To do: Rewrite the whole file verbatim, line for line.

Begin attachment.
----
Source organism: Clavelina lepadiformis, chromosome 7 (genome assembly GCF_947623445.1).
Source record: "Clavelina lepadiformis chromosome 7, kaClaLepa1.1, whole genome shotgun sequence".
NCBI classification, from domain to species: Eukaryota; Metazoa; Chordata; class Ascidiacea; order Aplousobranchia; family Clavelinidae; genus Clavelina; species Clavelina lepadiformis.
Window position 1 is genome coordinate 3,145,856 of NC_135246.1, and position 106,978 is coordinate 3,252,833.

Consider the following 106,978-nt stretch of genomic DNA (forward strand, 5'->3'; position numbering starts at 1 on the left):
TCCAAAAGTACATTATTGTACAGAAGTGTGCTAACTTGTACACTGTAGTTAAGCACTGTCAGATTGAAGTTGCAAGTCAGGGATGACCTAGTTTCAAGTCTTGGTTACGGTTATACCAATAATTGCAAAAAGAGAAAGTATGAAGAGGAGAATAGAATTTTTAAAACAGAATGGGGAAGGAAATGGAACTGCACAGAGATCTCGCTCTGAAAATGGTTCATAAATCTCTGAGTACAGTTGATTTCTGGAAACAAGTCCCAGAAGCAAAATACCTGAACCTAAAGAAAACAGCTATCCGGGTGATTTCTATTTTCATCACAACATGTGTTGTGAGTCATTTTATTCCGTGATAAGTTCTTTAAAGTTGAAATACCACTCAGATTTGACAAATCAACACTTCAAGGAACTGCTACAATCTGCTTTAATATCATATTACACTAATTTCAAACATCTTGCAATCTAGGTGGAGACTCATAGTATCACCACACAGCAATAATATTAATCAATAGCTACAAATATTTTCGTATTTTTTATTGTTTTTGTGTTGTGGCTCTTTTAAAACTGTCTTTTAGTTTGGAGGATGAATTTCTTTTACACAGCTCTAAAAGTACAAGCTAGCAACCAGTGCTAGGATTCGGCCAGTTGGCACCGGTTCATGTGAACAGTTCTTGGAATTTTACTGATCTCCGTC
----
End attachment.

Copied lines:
Source organism: Clavelina lepadiformis, chromosome 7 (genome assembly GCF_947623445.1).
Source record: "Clavelina lepadiformis chromosome 7, kaClaLepa1.1, whole genome shotgun sequence".
NCBI classification, from domain to species: Eukaryota; Metazoa; Chordata; class Ascidiacea; order Aplousobranchia; family Clavelinidae; genus Clavelina; species Clavelina lepadiformis.
Window position 1 is genome coordinate 3,145,856 of NC_135246.1, and position 106,978 is coordinate 3,252,833.

Consider the following 106,978-nt stretch of genomic DNA (forward strand, 5'->3'; position numbering starts at 1 on the left):
TCCAAAAGTACATTATTGTACAGAAGTGTGCTAACTTGTACACTGTAGTTAAGCACTGTCAGATTGAAGTTGCAAGTCAGGGATGACCTAGTTTCAAGTCTTGGTTACGGTTATACCAATAATTGCAAAAAGAGAAAGTATGAAGAGGAGAATAGAATTTTTAAAACAGAATGGGGAAGGAAATGGAACTGCACAGAGATCTCGCTCTGAAAATGGTTCATAAATCTCTGAGTACAGTTGATTTCTGGAAACAAGTCCCAGAAGCAAAATACCTGAACCTAAAGAAAACAGCTATCCGGGTGATTTCTATTTTCATCACAACATGTGTTGTGAGTCATTTTATTCCGTGATAAGTTCTTTAAAGTTGAAATACCACTCAGATTTGACAAATCAACACTTCAAGGAACTGCTACAATCTGCTTTAATATCATATTACACTAATTTCAAACATCTTGCAATCTAGGTGGAGACTCATAGTATCACCACACAGCAATAATATTAATCAATAGCTACAAATATTTTCGTATTTTTTATTGTTTTTGTGTTGTGGCTCTTTTAAAACTGTCTTTTAGTTTGGAGGATGAATTTCTTTTACACAGCTCTAAAAGTACAAGCTAGCAACCAGTGCTAGGATTCGGCCAGTTGGCACCGGTTCATGTGAACAGTTCTTGGAATTTTACTGATCTCCGTC